A compatible pigment or filler includes delaminated clay, such as Hydroprint manufactured by J. M. Huber Corporation of Huber, Ga.; calcium carbonate such as Camelwite sold by Harry T. Campbell's Sons of Towson, Md.; talc such as Mistron Vapor sold by United Sierra Div. of Cypress Mines, of Trenton, N.J.; and mica such as Davenite Mica sold by The Hayden Mica Co. of Wilmington, Mass.

SUMMARY OF THE EXAMPLES

In order to demonstrate various aspects of the use of the organic tin compounds in making paper having improved erasability, several tests have been conducted, and the results are set forth in Examples I-VIII.

Example I demonstrates the effectiveness of using a small amount of an organic tin compound in a rigid polymerfiller blend applied to a paper web.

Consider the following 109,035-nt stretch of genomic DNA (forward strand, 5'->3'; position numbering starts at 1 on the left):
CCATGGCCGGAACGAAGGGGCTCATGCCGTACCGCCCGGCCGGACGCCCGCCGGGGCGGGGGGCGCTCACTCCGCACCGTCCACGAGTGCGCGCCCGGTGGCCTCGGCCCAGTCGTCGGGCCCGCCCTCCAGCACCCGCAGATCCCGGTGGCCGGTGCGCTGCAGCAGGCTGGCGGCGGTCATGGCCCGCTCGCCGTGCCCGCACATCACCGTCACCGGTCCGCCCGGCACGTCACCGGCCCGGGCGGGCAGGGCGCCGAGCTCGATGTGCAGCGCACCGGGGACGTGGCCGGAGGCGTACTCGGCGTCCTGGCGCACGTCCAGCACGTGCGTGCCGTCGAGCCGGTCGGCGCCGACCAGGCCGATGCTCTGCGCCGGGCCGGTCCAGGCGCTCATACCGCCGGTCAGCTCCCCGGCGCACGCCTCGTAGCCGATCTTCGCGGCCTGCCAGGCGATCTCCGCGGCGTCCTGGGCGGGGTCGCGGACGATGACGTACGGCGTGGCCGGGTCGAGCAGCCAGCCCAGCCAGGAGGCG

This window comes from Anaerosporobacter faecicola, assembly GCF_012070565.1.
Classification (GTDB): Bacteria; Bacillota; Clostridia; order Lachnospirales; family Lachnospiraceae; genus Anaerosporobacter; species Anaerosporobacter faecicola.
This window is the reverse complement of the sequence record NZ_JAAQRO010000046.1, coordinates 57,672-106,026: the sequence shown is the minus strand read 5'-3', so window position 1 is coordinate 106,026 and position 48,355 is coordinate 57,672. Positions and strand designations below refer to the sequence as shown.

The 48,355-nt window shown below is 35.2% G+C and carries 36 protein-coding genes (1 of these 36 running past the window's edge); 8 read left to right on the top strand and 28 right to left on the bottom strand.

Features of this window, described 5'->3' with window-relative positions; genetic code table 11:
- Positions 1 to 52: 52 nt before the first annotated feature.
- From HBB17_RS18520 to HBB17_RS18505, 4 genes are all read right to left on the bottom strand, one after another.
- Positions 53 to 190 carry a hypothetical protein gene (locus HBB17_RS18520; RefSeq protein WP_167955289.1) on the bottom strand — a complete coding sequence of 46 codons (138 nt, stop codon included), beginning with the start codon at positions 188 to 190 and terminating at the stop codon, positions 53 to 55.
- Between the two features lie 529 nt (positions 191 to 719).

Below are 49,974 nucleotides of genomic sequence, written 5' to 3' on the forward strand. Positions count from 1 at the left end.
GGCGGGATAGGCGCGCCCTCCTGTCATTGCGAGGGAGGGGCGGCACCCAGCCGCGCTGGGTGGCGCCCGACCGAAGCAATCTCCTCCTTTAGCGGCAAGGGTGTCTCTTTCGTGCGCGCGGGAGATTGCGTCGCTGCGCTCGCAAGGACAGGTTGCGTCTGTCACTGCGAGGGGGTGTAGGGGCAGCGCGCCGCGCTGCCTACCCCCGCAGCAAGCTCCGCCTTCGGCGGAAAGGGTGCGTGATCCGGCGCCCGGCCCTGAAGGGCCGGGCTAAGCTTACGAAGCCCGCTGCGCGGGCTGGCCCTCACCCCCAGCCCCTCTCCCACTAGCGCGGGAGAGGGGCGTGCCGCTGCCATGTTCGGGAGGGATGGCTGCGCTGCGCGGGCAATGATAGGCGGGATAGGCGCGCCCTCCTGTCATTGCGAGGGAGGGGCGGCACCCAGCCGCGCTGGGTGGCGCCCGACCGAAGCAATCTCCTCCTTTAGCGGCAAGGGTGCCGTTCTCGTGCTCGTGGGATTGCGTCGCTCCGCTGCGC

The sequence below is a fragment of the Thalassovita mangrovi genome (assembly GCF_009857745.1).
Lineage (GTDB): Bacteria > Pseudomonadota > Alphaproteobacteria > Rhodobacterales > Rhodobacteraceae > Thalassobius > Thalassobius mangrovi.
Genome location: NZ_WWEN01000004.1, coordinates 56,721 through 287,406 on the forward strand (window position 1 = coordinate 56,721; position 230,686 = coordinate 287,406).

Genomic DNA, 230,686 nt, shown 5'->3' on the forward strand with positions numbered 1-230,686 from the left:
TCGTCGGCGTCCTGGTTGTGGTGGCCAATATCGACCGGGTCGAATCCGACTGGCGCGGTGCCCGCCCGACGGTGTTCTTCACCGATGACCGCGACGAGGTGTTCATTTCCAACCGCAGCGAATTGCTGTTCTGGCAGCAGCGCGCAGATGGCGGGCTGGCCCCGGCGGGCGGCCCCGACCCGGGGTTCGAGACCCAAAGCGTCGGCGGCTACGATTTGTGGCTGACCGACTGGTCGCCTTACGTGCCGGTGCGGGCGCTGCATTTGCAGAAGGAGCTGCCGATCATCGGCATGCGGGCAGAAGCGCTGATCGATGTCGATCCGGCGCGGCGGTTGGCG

Example II demonstrates the use of an organic tin compound to expand the range of solids content of a treating dispersion to provide desired levels of erasability in the finished paper products.

Example III demonstrates the amount of a tin compound which is necessary to provide a paper product having the desired degree of erasability.

Example IV demonstrates the need for certain ingredients to be present in combination with the tin compound to produce the desired degree of erasability.

Example V sets forth certain compounds of tin which have been tested for use in making paper according to the present invention.

Example VI sets forth certain rigid polymeric materials which have been tested for use in making paper according to the present invention.